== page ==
"goddam it!...when you tell me not to click on something...i have to click it!"............Ard Eoin!...

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    This has been happening for many many years .I remember having to buy books on the syllabus which my children never had to even open for the school year -tried to sell these new unused books the following year and they were defunct -I can only presume that ,like everything in this appalling corrupt country,somebody was making fortunes from this practise.

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    [QUOTE=nozzferrahhtoo;2946926]I think more information is needed before we should comment on this.For example you speak of books that are "revised/updated/new Version" of the same book.

    Maybe, since you clearly have both an older and newer version of these books, you can sit down and systematically work out what the changes actually were. I think that should be the role of the person who is telling me which books i need to buy for my child. If i want to compare books, perhaps I should be teching the subject myself!

    Then when you have them documented, consider them and see if the changes were cursory, useless, or in fact entirely necessary. I'm not the teacher of the subject. Who am I to decide on whether the changes are necessary.


    Without such information, on which to decide if the changes being made are in fact necessary ones, it is almost impossible to comment on whether you are right or wrong about whether they should be implemented.

    See my last statement above. I'm not the teacher.

    Also, the publishers should be able to give you a "change log" between versions if you contact them, which should save you time. I'm not paid to make editorial decisions- i'm taking it that the teacher of the subject has asked for the updated book on teh book list for a reason!

    For me, I would rather buy a new set of books with glaring errors corrected, rather than have falsehoods taught to me kids in order to save other parents pockets.[/QUOTE] I think this is an incredible statement. You are either a bookseeller r a book publisher, with that kind of line!

    For a second consider what you're saying. Book companies are publishing books with falsehoods/glaring errors - have you never heard of editing/editorial correction? And it's completely contrary to what you said above - either the change log you talk would reveal inaccuracies -in which case the company should not be in the business of educational text publishing!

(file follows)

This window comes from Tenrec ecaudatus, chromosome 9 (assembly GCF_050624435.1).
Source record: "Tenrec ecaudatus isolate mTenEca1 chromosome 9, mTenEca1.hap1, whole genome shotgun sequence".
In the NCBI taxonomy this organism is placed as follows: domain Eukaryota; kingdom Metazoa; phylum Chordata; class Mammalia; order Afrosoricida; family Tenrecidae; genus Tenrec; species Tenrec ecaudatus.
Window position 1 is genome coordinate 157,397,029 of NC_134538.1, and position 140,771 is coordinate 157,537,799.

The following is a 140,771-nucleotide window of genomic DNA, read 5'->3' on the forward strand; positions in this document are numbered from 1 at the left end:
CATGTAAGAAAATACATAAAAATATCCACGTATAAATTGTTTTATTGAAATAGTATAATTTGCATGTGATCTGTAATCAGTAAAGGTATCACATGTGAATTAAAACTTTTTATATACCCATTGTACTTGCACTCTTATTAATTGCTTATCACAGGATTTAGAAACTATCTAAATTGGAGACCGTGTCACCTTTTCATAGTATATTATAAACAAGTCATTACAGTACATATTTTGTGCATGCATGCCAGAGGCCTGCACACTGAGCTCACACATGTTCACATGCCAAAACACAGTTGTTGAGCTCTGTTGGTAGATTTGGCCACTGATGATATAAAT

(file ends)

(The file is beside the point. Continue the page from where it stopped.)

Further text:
Most glaringly of all the comment i've bolded in red - WE????? Who ARE you?

    The Dept of Education syllabus Inspectorate?
    Folens?
    The National Parents Council?

    I think your arrogance in telling nobody to comment reflects a particular vested interest in this subject!

    You've ignored all the questions i've asked!!
    Last edited by inthemire; 26th August 2010 at 11:23 AM.

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    Text book answer Hazlitt

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    the uniform pricing no matter which shop you go to suggests resale price maintenance which is a criminal offence under irish competition law.

    you should contact the competition authority at The Competition Authority

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    I remember when I was in secondary school there was a maths book which released an "updated edition" the changes literally amounted to jumbling the pages around and replacing £ signs with € signs.

    Book loan schemes are a very good idea - but the reality is they require alot of capital up front and they can only be organised on a local (i.e. school specific) basis. Not many schools would have enough cash to buy 30x8 school books for all the children in the school, irrespective of whether they may be able to recoup it all back by renting them back to them for a period of years.

    It is quite clear that the school book market is a scam. As is the majority of the "educational resources" sector. For example, students having to buy a whole new set of past papers each year for State exams, rather than just the most recent year's. The Leaving Certificate English poetry syllabus is also a farce and basically a money making exercise.

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    Politics.ie Member Vega1447's Avatar
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    Default The system is intended to keep Irish Ed. book publishers in business

    That is the only (semi-) rational explanation.

    What does puzzle me is why teachers go along with it...

    I work in 3rd level education and write my own notes for my students - give them the pdf file - they can print if they want...
    My Avatar is the FF logo INVERTED symbolising contempt for the FF Party and its members.